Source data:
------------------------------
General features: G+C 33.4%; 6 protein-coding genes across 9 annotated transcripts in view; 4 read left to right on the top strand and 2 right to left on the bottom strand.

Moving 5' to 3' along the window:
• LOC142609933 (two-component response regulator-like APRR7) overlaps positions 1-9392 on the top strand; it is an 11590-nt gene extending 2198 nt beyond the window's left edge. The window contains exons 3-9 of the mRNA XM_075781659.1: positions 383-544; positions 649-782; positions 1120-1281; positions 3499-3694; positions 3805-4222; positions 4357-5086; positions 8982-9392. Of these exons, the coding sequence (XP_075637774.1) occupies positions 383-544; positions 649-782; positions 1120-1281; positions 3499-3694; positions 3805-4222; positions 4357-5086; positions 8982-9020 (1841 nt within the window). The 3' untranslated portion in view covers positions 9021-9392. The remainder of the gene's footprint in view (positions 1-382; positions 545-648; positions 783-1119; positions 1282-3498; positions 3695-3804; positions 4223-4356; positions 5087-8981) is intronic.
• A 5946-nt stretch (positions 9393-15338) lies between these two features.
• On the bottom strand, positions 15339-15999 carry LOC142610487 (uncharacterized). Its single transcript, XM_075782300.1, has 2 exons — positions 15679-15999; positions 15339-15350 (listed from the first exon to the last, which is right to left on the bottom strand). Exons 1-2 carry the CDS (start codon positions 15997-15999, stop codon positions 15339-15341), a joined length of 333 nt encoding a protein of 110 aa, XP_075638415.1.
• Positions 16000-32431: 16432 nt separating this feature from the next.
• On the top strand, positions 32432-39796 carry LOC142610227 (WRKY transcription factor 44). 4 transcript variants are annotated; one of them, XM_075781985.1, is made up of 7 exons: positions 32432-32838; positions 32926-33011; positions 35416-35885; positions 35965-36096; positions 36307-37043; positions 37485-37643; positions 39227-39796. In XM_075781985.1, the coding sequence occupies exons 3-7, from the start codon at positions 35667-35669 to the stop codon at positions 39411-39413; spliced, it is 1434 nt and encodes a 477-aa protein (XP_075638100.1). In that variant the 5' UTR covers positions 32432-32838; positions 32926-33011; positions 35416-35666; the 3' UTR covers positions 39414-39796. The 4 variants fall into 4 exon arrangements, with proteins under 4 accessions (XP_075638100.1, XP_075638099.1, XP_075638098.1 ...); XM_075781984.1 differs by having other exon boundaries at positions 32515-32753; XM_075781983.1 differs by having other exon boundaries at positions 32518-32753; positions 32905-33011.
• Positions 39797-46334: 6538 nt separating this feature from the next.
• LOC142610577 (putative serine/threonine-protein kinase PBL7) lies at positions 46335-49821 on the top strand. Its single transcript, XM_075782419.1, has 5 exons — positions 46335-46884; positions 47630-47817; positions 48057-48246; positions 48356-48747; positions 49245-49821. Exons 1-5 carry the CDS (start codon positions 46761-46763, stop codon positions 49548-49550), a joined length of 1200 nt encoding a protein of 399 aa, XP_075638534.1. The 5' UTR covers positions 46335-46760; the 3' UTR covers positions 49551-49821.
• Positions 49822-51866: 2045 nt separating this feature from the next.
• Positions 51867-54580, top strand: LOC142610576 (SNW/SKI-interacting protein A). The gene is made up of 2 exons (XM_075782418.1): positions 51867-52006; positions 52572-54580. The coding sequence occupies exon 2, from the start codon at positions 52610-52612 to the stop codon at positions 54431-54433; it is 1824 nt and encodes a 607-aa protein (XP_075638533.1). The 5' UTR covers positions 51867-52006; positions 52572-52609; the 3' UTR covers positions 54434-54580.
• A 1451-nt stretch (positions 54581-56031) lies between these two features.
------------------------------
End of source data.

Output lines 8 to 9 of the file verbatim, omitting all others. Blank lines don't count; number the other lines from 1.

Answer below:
• Positions 39797-46334: 6538 nt separating this feature from the next.
• LOC142610577 (putative serine/threonine-protein kinase PBL7) lies at positions 46335-49821 on the top strand. Its single transcript, XM_075782419.1, has 5 exons — positions 46335-46884; positions 47630-47817; positions 48057-48246; positions 48356-48747; positions 49245-49821. Exons 1-5 carry the CDS (start codon positions 46761-46763, stop codon positions 49548-49550), a joined length of 1200 nt encoding a protein of 399 aa, XP_075638534.1. The 5' UTR covers positions 46335-46760; the 3' UTR covers positions 49551-49821.